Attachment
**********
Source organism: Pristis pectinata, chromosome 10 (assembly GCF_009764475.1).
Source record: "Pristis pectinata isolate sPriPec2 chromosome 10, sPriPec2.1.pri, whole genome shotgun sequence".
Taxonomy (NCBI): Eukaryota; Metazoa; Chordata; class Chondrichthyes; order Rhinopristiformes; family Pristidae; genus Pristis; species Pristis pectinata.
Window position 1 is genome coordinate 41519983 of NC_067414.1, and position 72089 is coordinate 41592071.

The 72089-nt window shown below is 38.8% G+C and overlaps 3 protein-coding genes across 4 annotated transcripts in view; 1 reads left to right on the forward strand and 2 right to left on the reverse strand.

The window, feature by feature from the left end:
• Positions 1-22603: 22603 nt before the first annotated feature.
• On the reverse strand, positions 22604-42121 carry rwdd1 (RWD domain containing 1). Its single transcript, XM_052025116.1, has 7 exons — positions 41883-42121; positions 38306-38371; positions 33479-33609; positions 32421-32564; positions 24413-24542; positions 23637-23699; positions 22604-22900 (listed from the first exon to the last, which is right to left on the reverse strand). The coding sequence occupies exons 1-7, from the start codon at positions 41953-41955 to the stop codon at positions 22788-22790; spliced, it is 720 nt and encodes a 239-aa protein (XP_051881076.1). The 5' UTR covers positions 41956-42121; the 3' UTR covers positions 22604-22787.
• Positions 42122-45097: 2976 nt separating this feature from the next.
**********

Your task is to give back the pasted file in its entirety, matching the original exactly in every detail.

Source organism: Pristis pectinata, chromosome 10 (assembly GCF_009764475.1).
Source record: "Pristis pectinata isolate sPriPec2 chromosome 10, sPriPec2.1.pri, whole genome shotgun sequence".
Taxonomy (NCBI): Eukaryota; Metazoa; Chordata; class Chondrichthyes; order Rhinopristiformes; family Pristidae; genus Pristis; species Pristis pectinata.
Window position 1 is genome coordinate 41519983 of NC_067414.1, and position 72089 is coordinate 41592071.

The 72089-nt window shown below is 38.8% G+C and overlaps 3 protein-coding genes across 4 annotated transcripts in view; 1 reads left to right on the forward strand and 2 right to left on the reverse strand.

The window, feature by feature from the left end:
• Positions 1-22603: 22603 nt before the first annotated feature.
• On the reverse strand, positions 22604-42121 carry rwdd1 (RWD domain containing 1). Its single transcript, XM_052025116.1, has 7 exons — positions 41883-42121; positions 38306-38371; positions 33479-33609; positions 32421-32564; positions 24413-24542; positions 23637-23699; positions 22604-22900 (listed from the first exon to the last, which is right to left on the reverse strand). The coding sequence occupies exons 1-7, from the start codon at positions 41953-41955 to the stop codon at positions 22788-22790; spliced, it is 720 nt and encodes a 239-aa protein (XP_051881076.1). The 5' UTR covers positions 41956-42121; the 3' UTR covers positions 22604-22787.
• Positions 42122-45097: 2976 nt separating this feature from the next.